A recent post by one of our favorite bloggers, Mary Teague, the mom behind A Momma Grows in Brooklyn.
What do babies need (aside from food, shelter, clothing, and cuddles)? I have been informed--through myriad sources--that babies need routines. Routines purportedly provide our little ones with a sense of security in a complex world, which they are only just beginning to explore.
I am the first to admit that I am not prone to routines. Nevertheless, this past week was Baby's first week at Day Care, and the time seemed ripe for developing a morning routine for both of us. I imagined a routine that involved a lot of night-before organization followed by an easy morning of putting Baby in the carrier, grabbing my bag(s), and taking the bus to Day Care.
By Thursday morning, however, no routine had materialized. I woke up feeling groggy and with a bit of a sore throat. Baby and I played for a little while, and then I made some oatmeal for my breakfast. As I was enjoying my own food, I looked at Baby and thought, "Maybe now would be a good time to introduce [Baby] to bananas..." (I do not know why.) I put Baby in the high chair, mashed up some banana, and gave it a try. It did not go well. Baby started to fuss, which I interpreted as, "Mom, why did you think I wanted a banana when what I really need is a nap?"
I responded by hatching a plan to leave in fifteen minutes, put Baby in the stroller, walk slowly to Day Care, and give Baby a chance to nap in the stroller. After a whirlwind of bottles, back-up onesies, business casual dressing, sun hat grabbing, and general Momma-In-Training hijinx, Baby and I headed out the door.
I took what can only be described as a meandering path to Day Care. I thought that Carlton Avenue cut straight through the neighborhood to within a block of Day Care. So, I walked to where I thought I would find Carlton, which is where I found Clermont. I decided to try my luck with Clermont. (Baby napping yet? No.) Soon, I saw a construction crew in the block ahead of me ostensibly preparing for a wild rumpus of noise and road dust. I got off of Clermont and took Adelphi instead. (Baby napping yet? No.) Within a couple of blocks, Adelphi ended, forcing me to go right, which was where I finally did find Carlton Avenue. (Baby napping yet? No.)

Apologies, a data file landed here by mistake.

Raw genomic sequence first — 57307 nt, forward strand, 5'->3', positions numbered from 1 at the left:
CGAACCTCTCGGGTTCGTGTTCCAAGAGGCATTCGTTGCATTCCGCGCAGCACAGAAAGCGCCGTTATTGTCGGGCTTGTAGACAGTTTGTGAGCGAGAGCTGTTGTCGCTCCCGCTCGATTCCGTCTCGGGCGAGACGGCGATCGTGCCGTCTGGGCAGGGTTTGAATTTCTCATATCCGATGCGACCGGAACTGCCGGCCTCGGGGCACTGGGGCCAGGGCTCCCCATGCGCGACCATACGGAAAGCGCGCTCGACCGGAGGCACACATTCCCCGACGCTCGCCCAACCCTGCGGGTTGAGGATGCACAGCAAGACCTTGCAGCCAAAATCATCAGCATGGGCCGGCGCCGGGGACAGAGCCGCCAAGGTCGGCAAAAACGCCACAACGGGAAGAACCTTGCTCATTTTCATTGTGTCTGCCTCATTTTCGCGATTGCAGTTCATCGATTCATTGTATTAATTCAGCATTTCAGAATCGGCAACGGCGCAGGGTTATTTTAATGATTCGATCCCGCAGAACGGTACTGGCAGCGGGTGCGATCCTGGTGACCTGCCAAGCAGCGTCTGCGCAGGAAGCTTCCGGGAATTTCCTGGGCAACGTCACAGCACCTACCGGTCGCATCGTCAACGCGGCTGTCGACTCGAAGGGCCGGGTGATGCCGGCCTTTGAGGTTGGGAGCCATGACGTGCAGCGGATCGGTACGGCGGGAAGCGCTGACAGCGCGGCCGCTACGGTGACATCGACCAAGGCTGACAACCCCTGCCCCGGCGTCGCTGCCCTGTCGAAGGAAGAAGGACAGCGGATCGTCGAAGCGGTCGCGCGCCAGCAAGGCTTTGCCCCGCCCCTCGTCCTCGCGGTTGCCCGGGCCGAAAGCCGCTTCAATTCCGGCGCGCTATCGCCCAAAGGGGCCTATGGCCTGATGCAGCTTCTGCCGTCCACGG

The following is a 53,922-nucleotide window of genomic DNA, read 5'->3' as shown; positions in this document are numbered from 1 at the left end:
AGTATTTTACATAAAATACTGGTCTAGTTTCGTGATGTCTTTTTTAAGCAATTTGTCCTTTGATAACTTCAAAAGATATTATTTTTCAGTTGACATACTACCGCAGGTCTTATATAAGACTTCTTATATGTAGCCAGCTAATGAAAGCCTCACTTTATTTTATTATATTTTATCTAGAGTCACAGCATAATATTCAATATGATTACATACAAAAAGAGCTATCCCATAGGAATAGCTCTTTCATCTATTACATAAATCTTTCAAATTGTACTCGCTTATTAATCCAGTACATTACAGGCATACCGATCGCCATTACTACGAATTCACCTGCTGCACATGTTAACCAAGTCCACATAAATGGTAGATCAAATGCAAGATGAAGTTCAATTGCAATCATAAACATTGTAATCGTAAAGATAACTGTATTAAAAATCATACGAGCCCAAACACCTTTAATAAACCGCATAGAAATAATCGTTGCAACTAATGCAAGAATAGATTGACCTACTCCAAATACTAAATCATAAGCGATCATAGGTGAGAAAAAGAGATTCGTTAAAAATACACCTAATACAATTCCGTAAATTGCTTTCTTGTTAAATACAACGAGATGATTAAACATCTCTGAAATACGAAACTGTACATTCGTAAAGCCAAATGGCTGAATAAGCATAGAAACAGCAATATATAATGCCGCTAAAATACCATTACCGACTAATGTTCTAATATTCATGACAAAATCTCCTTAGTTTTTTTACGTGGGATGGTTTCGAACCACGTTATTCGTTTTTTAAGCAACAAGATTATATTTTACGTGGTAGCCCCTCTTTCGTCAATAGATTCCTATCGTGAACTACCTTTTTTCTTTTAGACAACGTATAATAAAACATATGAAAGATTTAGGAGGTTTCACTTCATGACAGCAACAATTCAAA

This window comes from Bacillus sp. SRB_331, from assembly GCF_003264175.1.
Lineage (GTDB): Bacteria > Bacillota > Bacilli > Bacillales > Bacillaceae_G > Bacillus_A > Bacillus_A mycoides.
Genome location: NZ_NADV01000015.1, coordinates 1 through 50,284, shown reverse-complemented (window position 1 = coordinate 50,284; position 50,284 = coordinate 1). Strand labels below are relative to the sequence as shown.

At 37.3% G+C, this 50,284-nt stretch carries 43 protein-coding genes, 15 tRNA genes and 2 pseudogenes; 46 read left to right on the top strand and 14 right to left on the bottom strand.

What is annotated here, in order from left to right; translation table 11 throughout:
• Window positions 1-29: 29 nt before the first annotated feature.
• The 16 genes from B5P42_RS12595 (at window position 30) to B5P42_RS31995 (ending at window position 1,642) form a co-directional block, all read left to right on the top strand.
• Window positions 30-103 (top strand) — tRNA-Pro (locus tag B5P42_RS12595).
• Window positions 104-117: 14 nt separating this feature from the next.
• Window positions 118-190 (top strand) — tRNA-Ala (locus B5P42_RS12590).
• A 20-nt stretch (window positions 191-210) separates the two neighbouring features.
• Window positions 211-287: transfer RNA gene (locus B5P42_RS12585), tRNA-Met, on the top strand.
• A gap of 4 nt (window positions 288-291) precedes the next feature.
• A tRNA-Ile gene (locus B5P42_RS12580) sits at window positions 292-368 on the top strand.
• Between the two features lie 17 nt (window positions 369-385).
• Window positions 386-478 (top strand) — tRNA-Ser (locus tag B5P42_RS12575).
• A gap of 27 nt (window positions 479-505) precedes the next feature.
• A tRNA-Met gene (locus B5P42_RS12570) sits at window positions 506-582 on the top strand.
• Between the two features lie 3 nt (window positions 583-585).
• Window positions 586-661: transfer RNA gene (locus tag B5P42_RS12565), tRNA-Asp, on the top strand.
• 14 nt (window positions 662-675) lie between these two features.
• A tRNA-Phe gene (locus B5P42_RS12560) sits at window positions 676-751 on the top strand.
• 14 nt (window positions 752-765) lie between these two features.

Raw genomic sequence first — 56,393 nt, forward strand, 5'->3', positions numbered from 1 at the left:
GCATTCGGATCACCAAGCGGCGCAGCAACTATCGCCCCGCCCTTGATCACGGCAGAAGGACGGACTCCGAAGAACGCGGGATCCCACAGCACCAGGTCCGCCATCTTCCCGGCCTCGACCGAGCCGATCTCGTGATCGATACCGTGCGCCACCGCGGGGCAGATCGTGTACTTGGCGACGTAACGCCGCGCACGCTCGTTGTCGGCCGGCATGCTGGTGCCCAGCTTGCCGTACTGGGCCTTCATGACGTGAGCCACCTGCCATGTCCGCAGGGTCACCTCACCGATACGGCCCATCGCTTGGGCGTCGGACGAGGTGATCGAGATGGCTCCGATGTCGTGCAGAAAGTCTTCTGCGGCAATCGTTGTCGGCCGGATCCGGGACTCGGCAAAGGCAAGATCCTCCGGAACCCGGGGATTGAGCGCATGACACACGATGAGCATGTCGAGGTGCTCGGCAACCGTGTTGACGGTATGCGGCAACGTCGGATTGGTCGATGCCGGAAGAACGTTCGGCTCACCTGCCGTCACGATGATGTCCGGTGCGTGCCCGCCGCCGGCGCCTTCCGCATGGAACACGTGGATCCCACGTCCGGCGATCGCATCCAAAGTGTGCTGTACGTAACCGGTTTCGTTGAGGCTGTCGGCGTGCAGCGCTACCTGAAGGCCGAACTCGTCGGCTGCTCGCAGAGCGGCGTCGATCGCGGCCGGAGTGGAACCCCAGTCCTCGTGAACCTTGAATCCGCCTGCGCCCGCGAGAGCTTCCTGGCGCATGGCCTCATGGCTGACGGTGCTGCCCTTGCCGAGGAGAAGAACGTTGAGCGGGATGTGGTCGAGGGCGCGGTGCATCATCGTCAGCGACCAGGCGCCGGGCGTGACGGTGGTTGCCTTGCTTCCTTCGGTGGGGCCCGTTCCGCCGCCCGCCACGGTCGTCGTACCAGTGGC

One block later, I was standing on Carlton and Atlantic. I needed to cross Atlantic to get to Day Care, but the pedestrian bridge was closed thanks to the highly controversial Atlantic Yards construction. There are plenty of reasons to rally against Atlantic Yards, but on this day, my reason was pragmatic. Atlantic Yards closed my bridge, which meant that I had to walk Baby down Atlantic Avenue to the next available bridge. Atlantic Avenue is a loud, gravelly, no-trees kind of nastiness. (Baby napping yet? Ummmm, no.) I started feeling pretty guilty for having created this haphazard, nonsensical, no-routine life for Baby. I felt like I was failing to give Baby what he needs, and that is the worst feeling for a Momma-In-Training.
Just before I turned the corner to Day Care, I looked down at Baby. Fast asleep. We pulled over on the sidewalk, and I let him sleep in the shade while I checked work emails. A young family walked by. The mom and dad were walking their toddler in a stroller while the dad sang to his son. The dad sang, "All you need is..." The kid responded, "love." The dad sang, "All you need is..." The kid responded, "love, love, love." The dad sang, "Love is all you need."
Mary Jacobsen Teague is an attorney by day (and night...and, begrudgingly, by weekend) and writes about the occasional triumphs, many pitfalls, and the hijinx and hilarity of motherhood. She lives in Brooklyn with her husband and son.